The meaning of patterns is given by using valuations as in firstorder logic, but the result of the interpretation is a set
of elements that the pattern “matches”, similar to the worlds in modal logic.
Definition 5 (Mvaluations)
If is a variable valuation and a pattern, then the extension of to patterns is inductively defined as follows:

;

;

, where the sort of is ;

, where and have the same sort;

, where and is the valuation s.t. for all , and .
When a functional symbol is a constant (case in Def. 5) we let . Additional constructs can be handled similarly (e.g. ).
Example 6
Recall the signature from Example 4 and the model from Example 5. Also, consider a valuation such that . The pattern matches over because .
An interesting pattern is since it matches over the entire set . Indeed, if we consider any valuation , then .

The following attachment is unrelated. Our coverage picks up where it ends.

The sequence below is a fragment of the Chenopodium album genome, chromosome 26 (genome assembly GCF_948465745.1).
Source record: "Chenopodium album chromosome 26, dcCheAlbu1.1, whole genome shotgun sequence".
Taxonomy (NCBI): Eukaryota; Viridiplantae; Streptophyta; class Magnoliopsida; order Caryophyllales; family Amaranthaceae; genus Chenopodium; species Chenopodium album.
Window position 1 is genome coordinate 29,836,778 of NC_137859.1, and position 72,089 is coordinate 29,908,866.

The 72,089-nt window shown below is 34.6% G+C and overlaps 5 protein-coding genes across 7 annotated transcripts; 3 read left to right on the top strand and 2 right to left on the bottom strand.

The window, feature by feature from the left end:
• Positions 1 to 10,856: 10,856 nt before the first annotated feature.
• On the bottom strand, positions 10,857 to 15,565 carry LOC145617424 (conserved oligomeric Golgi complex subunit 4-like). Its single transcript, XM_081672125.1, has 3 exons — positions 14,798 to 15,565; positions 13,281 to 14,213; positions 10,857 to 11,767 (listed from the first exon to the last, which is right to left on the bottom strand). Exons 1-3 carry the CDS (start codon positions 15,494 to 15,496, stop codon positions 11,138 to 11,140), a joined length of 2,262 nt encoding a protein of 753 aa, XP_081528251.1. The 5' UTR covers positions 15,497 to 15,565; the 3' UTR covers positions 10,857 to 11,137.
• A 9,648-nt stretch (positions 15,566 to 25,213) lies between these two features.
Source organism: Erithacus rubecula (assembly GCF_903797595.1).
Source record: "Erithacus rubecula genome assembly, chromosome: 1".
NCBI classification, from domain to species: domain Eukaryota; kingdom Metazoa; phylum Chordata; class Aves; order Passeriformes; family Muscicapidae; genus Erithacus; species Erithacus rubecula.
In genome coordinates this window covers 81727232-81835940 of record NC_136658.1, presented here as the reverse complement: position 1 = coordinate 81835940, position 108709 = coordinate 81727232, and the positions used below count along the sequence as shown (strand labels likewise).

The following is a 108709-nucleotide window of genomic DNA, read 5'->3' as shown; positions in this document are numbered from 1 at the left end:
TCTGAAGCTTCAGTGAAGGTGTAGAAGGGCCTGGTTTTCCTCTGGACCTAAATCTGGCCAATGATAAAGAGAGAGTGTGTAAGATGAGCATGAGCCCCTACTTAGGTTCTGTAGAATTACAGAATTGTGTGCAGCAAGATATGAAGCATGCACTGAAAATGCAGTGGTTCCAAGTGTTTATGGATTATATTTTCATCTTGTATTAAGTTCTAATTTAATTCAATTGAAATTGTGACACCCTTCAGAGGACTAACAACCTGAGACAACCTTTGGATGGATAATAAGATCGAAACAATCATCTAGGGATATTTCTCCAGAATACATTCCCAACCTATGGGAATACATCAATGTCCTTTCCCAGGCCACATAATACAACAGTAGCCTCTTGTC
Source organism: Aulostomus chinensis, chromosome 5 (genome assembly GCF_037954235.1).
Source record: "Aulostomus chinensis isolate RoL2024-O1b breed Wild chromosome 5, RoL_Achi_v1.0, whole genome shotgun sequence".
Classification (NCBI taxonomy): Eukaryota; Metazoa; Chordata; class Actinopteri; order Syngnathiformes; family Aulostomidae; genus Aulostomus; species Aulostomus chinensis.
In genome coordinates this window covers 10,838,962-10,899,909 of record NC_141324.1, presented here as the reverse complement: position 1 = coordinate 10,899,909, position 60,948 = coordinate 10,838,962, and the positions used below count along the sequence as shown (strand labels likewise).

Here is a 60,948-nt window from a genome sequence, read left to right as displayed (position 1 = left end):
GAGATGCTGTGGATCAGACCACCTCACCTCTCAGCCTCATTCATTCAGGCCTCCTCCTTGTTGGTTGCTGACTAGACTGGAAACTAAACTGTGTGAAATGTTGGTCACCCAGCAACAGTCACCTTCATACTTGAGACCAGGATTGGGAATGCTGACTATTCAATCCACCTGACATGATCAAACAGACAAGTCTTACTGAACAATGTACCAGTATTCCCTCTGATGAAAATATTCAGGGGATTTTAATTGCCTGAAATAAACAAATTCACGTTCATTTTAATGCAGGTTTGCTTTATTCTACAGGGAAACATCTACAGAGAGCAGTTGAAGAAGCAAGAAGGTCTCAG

A particular type of patterns are Mpredicates. These are meant to capture the usual meaning of predicates, i.e., patterns that can be either true or false.
Definition 6 (Mpredicates)
The pattern is an Mpredicate iff for any valuation , is either or . Also, is called a predicate iff it is a predicate in all models M.
Example 7
The pattern (from Example 6) is an predicate because for all we have .
The pattern is also an predicate because .
Definition 7 (Satisfaction relation, validity)
A model satisfies , written , if for each variable valuation . A pattern is valid (written ) iff for all models M.
Example 8
Recall the model from Example 5. since, for all we have .
Proposition 1 (Proposition 2.6 in [22])
Let and be two ML formulas and M a ML model. Then:

iff for all .

iff for all .
Definition 8 (ML specifications)
A matching logic specification is a triple , where contains patterns. The patterns in are axiom patterns. We say that is a semantical consequence of , written , iff implies , for each model .